Lord Sumption has intervened in the civil liberties debate surrounding the Covid-19 lockdown, in effect arguing that the decision to run the risk of infection is the decision of the individual. He was arguing against the continuation of the lockdown on grounds of civil liberties.
BBC presenter Mishal Husain, interviewing, put the question to Lord Sumption that he could not know what risk he was posing or running if, sitting in a theatre, and being asymptomatic, he infected others. The response his lordship gave was that those individuals attending the theatre with him had every right to take the same risk as he in taking the decision to sit in the theatre.
The civil liberties argument is a powerful one and Lord Sumption is a vigorous champion of the rights of the private individual.
Lord Sumption is widely regarded in the legal profession, and elsewhere, as one of the finest legal minds in the country. He is a Reith Lecturer. So it is that his views and how he expresses them matter. People listen. His learning and his position as a former Justice of the Supreme court command respect and attention.
But his civil liberties ’individual risk’ view is just plain wrong.
The risk of exposure to the Covid-19 is indeed an individual risk. But it does not follow – as Lord Sumption suggests - that it must be solely in the hands of the individual to decide to take that risk or not. The ‘individual risk’ argument risks underplaying, indeed ignoring, what we may call the ‘societal risk’ argument.
The ‘societal risk’ argument may be put thus: if we leave it in the hands of individuals to decide whether they choose to run the exposure risk, then we run the risk that infection levels will increase to the point where basic supply chains start to break down, less/no food in shops, less people/ no one on the tills, fewer/no petrol deliveries, no imports of medicines, food stuffs, critical levels of agricultural workers, bus, rail and tube drivers. By this time, of course, the NHS would have been over-run some time ago. This is a risk to the fabric of society itself. A risk to society poses grave risks to the individuals in it, surely?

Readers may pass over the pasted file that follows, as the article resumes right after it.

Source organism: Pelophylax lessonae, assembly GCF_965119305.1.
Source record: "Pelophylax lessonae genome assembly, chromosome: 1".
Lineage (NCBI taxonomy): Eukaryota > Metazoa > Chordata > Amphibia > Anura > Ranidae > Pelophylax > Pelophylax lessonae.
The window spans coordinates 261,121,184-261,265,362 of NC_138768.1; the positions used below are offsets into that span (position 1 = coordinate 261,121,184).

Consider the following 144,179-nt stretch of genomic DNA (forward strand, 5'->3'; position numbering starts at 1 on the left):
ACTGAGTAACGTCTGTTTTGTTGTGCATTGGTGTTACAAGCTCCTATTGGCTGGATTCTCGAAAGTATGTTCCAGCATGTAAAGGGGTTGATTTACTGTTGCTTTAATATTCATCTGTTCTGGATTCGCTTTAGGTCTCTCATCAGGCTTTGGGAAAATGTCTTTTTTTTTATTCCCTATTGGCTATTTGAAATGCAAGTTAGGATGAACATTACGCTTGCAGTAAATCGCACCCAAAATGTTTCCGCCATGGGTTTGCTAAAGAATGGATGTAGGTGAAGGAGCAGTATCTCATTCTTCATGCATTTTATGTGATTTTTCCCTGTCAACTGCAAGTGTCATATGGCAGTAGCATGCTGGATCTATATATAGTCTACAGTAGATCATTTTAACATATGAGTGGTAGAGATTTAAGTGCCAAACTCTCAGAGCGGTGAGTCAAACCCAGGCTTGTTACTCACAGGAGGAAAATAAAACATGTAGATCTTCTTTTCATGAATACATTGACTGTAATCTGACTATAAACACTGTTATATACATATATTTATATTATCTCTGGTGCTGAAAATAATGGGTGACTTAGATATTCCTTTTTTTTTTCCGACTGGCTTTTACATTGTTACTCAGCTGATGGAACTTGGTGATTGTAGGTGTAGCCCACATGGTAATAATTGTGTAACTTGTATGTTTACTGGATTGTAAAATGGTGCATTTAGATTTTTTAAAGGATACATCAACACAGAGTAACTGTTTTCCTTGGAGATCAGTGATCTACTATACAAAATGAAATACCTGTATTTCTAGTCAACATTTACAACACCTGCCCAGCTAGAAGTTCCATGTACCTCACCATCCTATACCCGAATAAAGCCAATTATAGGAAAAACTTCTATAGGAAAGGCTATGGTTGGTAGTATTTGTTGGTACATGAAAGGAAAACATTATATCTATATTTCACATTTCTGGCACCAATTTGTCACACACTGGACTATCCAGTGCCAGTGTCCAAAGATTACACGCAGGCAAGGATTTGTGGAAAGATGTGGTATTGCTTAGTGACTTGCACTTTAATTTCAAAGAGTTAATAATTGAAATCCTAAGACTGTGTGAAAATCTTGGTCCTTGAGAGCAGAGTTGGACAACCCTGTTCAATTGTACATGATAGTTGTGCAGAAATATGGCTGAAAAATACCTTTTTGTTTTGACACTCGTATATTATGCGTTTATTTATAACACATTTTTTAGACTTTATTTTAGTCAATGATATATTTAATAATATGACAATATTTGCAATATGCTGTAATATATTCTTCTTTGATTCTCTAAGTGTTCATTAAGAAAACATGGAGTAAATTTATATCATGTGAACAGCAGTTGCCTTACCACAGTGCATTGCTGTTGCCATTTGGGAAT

How does Lord Sumption’s argument deal with this?
So, respectfully, I must take a different view to Lord Sumption. Civil liberties are important and they are in tension, sometimes, with the actions of government. Where we put the balance depends on the circumstances. Where there is a clear and present danger to society, then civil liberties will need to take a temporary back seat. In normal times, the interests of the individual will have greater weight as against the interests of the state. The weight of the competing interests of state and individual depend on the circumstances. No one seriously argues that civil liberties can trump rules designed to head off a national emergency. The Civil Contingencies Act, for example, contains draconian powers in a state of emergency. The powers are there, if needed.
It is interesting that Lord Sumption argued cogently and brilliantly in his 2019 Reith Lectures that the law was moving into the realms of politics. Civil liberties are at the very nexus of the tension between law and politics. I wonder when we re-named the law lords as the Supreme Court, whether we sent a message to the justices of that court that (like the US Supreme Court) their role was increasingly a political one. Sometimes, with the two EU cases of last year, the court was perhaps dragged unwillingly into the very heart of contentious politics. But that is a far cry from jumping willingly into the political debate.
I worry that Lord Sumption is in danger of breaking the injunction he set out in his Reith Lectures, that law is law and politics is politics.
Former justices of the UK Supreme Court must realise that they are highly regarded in society and therefore that their views matter. They must realise that they have an awesome responsibility when they express themselves in the public arena.
I urge them to caution. A trumpet call to silence, perhaps….?
Jonathan Compton, is a partner at DMH Stallard
Comments on this article are now closed.